In terms of hard finishing, flexibility and efficiency are often a contradiction of terms. Generally, the more options and flexibility a machine design has, the less reliable and efficient its processes are. However, because of its modular component design, the KX300P is able to produce a high level of flexibility, combining various tool and process technologies. The machine optimizes applications as well as specific processes. The KX300P is capable of continuous generating grinding and also discontinuous profile grinding. It maximizes the potential of both processes by allowing them to be combined in one set-up. For the automotive gearbox, both the final gear and the final pinion are ground on the KX300P, using generating grinding technology with a dressing of cylindrical grinding worms worm (Figure 2). The KX300P Gear Center is suitable for external spur gears and helical gears with a module up to 10mm, a tip diameter up to 300 mm, and a gear face width up to 320 mm.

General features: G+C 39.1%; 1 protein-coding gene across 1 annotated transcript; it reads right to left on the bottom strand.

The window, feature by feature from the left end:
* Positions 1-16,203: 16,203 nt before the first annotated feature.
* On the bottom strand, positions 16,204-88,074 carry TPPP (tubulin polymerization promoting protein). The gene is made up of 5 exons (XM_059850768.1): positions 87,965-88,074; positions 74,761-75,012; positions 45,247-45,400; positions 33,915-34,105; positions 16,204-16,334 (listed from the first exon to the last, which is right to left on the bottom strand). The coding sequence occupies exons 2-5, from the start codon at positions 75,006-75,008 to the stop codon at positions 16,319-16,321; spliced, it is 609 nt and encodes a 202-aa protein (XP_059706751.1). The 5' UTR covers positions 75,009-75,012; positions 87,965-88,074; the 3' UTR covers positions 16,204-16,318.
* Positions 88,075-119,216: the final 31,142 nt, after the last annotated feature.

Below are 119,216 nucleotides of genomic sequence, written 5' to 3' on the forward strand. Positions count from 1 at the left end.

Figure 2: Dressable generating grinding on KX300P.

The grinding tool concept for this machine offers many options such as dressable ceramic tools suitable for prototype processing (high flexibility) and also for series production, as well as non-dressable tools for mid-size and series production requiring high efficiency. Either cylindrical grinding worms or one and multi-ribbed CBN profile wheels can be used. The non-dressable tools are made of a hardened steel body with a base profile and galvanically applied CBN plating. Several CBN grinding tools can be mounted on the grinding tool spindle, allowing for shifting in one set-up between roughing and finishing tools. Alternatively, multiple gears may be ground in one set-up.